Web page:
I recently demonstrated attenuation of NaCl-induced hypertension in Dahl NaCl-sensitive (S) rats by supplementing calcium (Ca) in the diet. Three observations indicated that this attenuation was mediated by neural not vascular mechanisms. 1) Difference in arterial pressure between awake S rats on high vs normal Ca diet was abolished by ganglionic blockade. 2) Baroreflex control was significantly augmented by high Ca diet. 3) After ganglionic blockade pressor responses to adrenergic and nonadrenergic vasoactive agents were similar between groups. High calcium intake also normalized plasma Ca (total) and phosphorus concentrations which were clearly below and above reported normal values, respectively, without Ca supplementation. My overall goal is to identify mechanisms by which high Ca diet attenuates neural contribution to hypertension in Dahl S rats. First, vasoconstrictor responses to sympathetic nerve stimulation, but not to norepinephrine (NE), are enhanced by high NaCl diet in Dahl S rats. Thus, local neural NE release appears to be facilitated by high NaCl intake in S rats. I will determine if high Ca intake corrects this neural alteration and if such correction is dependent on normalization of plasma phosphorus or associated with prevention of hypocalcemia in S rats. Second, baroreflexes are impaired in prehypertensive Dahl S rats. My recent work showed that high Ca intake augmented baroreflex function in hypertensive S rats fed high NaCl. This could reflect a direct action of long-term high Ca feeding on baroreceptor function or a secondary effect of attenuation of the NaCl-induced hypertension. I will determine if high Ca intake restores normal baroreflex function in prehypertensive S rat with no NaCL- induced hypertension. Third, I have also shown that basal sympathetic tone as indexed by NE turnover is higher in selective regions of awake, resting Dahl S rats than in R rats fed high NaCl. Differences in central NE turnovers were also observed. I will determine if high calcium intake attenuates increased peripheral NE turnovers and reverses alterations in central NE turnovers in awake Dahl S vs R rats on high NaCl diet. In summary, I will determine which of these different indices of neural dysfunction in S rats are normalized by high calcium intake. In addition, I will test the hypothesis that high NaCl intake induces um intake. In addition, I will test the hypothesis that high NaCl intake induces ionic and hormonal hypocalcemia in Dahl S but not R rats, a condition which may contribute to their neurogenic hypertension and may be normalized by high Ca ingestion.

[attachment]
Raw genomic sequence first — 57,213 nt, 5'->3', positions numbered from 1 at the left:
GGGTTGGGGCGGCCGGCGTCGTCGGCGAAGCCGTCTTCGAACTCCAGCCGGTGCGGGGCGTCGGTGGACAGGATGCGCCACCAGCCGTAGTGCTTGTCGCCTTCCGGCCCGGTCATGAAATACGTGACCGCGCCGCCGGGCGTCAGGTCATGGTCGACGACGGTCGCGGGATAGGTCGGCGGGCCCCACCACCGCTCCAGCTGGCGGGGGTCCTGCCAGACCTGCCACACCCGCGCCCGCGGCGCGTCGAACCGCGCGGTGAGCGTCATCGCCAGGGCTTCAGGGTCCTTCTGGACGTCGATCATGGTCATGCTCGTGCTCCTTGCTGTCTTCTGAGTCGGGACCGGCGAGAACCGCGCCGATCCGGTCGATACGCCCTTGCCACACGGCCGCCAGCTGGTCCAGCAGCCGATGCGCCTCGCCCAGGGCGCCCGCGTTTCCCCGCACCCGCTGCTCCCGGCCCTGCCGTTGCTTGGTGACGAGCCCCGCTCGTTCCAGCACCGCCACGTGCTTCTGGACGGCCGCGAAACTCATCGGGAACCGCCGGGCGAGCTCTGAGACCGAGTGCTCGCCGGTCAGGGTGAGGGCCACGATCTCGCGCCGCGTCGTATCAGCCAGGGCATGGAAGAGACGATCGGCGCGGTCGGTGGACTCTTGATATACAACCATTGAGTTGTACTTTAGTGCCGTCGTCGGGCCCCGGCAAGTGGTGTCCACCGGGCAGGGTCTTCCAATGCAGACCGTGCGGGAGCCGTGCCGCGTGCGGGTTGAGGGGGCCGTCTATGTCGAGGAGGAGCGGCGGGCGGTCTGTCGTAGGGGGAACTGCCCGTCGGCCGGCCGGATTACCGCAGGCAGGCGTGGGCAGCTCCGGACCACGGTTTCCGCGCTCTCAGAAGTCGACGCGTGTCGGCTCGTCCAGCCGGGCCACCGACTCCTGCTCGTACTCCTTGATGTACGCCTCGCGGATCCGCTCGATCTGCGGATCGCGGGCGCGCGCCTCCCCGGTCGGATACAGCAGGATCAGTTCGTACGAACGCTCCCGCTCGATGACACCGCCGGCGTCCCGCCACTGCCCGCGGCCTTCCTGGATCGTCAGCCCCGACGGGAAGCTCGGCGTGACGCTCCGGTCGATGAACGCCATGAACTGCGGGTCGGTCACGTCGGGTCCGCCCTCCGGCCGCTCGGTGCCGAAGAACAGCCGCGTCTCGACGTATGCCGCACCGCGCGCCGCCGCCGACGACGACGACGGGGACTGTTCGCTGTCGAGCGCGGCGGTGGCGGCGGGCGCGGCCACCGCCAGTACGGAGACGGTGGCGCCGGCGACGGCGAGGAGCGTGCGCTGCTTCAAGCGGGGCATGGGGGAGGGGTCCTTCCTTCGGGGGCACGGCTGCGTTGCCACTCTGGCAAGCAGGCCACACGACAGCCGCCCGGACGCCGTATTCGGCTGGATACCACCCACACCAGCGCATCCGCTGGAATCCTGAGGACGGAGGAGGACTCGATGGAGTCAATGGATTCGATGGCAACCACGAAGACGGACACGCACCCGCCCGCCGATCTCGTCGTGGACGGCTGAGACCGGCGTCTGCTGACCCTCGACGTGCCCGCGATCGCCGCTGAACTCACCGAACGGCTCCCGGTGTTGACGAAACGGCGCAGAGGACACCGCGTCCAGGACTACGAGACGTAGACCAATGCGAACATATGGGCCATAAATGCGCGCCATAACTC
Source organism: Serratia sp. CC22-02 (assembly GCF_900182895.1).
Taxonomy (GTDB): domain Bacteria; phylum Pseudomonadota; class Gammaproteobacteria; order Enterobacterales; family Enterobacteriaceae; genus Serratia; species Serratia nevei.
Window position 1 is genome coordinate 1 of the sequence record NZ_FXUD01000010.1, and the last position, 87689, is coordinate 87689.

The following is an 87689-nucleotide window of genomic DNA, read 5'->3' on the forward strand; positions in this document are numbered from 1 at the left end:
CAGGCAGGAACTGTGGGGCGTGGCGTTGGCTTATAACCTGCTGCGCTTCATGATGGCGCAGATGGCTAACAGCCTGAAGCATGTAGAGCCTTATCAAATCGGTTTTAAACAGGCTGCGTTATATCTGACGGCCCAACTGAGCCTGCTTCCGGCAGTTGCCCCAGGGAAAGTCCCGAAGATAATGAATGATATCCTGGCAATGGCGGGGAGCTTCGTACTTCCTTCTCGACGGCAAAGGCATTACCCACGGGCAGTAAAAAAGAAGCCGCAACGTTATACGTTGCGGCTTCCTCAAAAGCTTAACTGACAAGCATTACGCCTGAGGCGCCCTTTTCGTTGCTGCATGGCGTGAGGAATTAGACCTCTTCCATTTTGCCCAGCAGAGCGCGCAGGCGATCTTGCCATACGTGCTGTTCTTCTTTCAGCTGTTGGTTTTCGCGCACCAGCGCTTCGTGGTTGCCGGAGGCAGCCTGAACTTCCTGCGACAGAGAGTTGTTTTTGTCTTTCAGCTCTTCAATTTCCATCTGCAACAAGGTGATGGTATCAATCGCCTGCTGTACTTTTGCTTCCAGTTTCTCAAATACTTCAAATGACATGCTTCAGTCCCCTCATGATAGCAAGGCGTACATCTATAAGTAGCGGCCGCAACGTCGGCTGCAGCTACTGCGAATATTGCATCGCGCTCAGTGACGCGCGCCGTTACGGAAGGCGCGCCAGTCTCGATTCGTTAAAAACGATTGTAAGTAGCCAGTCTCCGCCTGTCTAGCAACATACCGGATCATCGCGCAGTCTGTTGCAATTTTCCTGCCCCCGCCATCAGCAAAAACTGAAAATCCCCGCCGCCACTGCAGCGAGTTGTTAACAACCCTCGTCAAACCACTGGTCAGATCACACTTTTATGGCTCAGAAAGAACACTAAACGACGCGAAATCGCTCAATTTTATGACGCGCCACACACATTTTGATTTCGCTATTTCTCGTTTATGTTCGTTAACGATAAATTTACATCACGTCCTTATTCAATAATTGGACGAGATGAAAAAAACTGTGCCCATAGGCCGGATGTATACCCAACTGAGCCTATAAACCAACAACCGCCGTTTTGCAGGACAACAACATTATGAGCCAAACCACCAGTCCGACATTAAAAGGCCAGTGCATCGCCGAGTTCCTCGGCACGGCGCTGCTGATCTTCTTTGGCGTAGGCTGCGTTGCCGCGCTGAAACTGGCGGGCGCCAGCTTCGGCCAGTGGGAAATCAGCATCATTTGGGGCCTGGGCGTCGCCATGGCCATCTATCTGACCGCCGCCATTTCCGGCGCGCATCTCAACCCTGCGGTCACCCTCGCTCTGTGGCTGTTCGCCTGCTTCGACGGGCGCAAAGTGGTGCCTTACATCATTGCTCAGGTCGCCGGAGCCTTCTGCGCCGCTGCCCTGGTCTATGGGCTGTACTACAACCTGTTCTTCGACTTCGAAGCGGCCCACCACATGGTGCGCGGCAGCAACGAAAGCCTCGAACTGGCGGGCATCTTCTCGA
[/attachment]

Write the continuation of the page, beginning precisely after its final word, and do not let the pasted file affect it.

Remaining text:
|Peuler, J D; Miller, J A; Bourghli, M et al. (1997) Disparate effects of antidiabetic drugs on arterial contraction. Metabolism 46:1199-205|